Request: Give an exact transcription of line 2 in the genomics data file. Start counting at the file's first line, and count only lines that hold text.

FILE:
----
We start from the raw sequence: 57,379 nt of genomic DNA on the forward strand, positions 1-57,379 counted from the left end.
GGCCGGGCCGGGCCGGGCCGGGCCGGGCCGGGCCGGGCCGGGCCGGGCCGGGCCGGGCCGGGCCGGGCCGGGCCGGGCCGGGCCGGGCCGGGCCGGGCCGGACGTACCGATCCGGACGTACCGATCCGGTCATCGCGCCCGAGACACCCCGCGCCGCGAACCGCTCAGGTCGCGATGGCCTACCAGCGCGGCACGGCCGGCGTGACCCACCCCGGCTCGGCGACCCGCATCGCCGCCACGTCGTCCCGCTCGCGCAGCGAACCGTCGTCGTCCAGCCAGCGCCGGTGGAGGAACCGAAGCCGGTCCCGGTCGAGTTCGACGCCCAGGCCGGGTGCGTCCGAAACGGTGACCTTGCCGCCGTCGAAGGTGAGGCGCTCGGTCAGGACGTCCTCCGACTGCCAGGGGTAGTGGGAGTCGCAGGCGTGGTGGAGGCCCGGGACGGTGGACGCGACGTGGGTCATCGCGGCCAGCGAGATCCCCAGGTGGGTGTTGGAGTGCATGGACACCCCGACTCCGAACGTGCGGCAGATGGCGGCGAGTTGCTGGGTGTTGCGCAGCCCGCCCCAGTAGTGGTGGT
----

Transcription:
GGCCGGGCCGGGCCGGGCCGGGCCGGGCCGGGCCGGGCCGGGCCGGGCCGGGCCGGGCCGGGCCGGGCCGGGCCGGGCCGGGCCGGGCCGGGCCGGGCCGGACGTACCGATCCGGACGTACCGATCCGGTCATCGCGCCCGAGACACCCCGCGCCGCGAACCGCTCAGGTCGCGATGGCCTACCAGCGCGGCACGGCCGGCGTGACCCACCCCGGCTCGGCGACCCGCATCGCCGCCACGTCGTCCCGCTCGCGCAGCGAACCGTCGTCGTCCAGCCAGCGCCGGTGGAGGAACCGAAGCCGGTCCCGGTCGAGTTCGACGCCCAGGCCGGGTGCGTCCGAAACGGTGACCTTGCCGCCGTCGAAGGTGAGGCGCTCGGTCAGGACGTCCTCCGACTGCCAGGGGTAGTGGGAGTCGCAGGCGTGGTGGAGGCCCGGGACGGTGGACGCGACGTGGGTCATCGCGGCCAGCGAGATCCCCAGGTGGGTGTTGGAGTGCATGGACACCCCGACTCCGAACGTGCGGCAGATGGCGGCGAGTTGCTGGGTGTTGCGCAGCCCGCCCCAGTAGTGGTGGT